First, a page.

And House Speaker Pelosi, who is always so anxious to call attention to the president's approval rating, has only a 36% approval rating.
And yet, in total defiance of overwhelming public pressure, the Democratic leadership persists.
In a column on Monday, Donald Lambro cited budget watchdog Brian Riedl at the Heritage Foundation in Washington as grumbling, "House Appropriations Committee Chairman David Obey (of Wisconsin) has reversed earlier transparency pledges by vowing to keep all House pork projects secret until the appropriations bills have passed the House."
Representative Obey "claims to have received 32,000 earmark requests, an average of 74 from each of the 435 House members," said Mr. Riedl.
By the end of last week, there appeared to be no progress in spite of dueling press conferences by both parties proclaiming various esoteric victories that had even veteran congressional reporters shaking their heads in mass confusion and reaching for big containers of aspirin.
Why should you really care? Fair question. Above and beyond the fact that earmarks are essentially fiduciary malfeasance promulgated in secret; they are bankrupting the country.
As the world continues to be an ever increasingly dangerous place, the one thing that has remained a constant strength, in spite of extraordinarily turbulent times, is the American economy.
How much money is involved? CNN reports that in 2006, (the Republican controlled) "Congress approved a record $29 billion in earmarks."
Yes, that was billions - with a "B."
This included spending money on everything "from road construction and research grants to ski lifts and minor league baseball diamonds. (And) the 2006 total was 6.2 percent more than 2005's $27.3 billion."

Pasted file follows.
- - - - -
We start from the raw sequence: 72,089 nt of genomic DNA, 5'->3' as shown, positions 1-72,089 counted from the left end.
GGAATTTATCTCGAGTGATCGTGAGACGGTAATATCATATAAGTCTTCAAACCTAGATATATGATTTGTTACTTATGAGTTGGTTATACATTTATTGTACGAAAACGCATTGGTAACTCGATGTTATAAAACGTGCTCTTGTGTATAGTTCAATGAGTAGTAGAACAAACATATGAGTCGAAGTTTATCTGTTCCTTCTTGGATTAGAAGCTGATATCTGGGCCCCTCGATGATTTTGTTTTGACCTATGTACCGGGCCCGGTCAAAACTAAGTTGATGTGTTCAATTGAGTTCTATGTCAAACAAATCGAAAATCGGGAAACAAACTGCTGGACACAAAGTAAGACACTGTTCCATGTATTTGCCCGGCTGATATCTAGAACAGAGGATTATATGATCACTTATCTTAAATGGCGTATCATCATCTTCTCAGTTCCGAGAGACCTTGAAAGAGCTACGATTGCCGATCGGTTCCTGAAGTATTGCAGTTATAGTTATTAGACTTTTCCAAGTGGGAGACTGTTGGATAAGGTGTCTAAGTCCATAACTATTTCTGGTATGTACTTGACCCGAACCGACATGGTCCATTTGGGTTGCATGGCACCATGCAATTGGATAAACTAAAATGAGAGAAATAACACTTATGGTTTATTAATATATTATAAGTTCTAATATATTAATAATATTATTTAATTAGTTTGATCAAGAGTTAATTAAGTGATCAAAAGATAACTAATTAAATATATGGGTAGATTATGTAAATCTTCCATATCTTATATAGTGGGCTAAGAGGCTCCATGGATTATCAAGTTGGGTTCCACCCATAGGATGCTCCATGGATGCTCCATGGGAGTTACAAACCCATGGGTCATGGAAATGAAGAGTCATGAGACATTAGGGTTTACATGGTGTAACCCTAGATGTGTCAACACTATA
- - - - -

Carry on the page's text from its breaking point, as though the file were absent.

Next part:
Just yesterday CNN reported: "Despite the new Democratic congressional leadership's promise of 'openness and transparency' in the budget process, a CNN survey of the House found it nearly impossible to get information on lawmakers' pet projects. Staffers for only 31 of the 435 members of the House contacted by CNN between Wednesday and Friday of last week supplied a list of their earmark requests for Fiscal Year 2008."
Of the Maryland congressmen contacted, not one of the eight representatives responded. Not one.
To be certain, not all earmarks are unworthy. But, as best said in a recent editorial by Carroll County Times Editor Jim Lee: "Funding for every pet project proposed by any member of the U.S. House or Senate should be contingent on an open process which identifies the sponsor, the benefactors, a cost-benefit analysis and what the spending ultimately means to taxpayers.
And therein lies the rub. Unfortunately, if unchecked by reforms promised by the Democratic leadership, this unimpeded and irresponsible spending will ultimately mean an economy in crisis, much higher taxes, job losses and a compromised national defense.
A bridge here and bridge there and pretty soon it all adds up to a bridge to national bankruptcy.
Kevin Dayhoff writes from Westminster: E-mail him at: firstname.lastname@example.org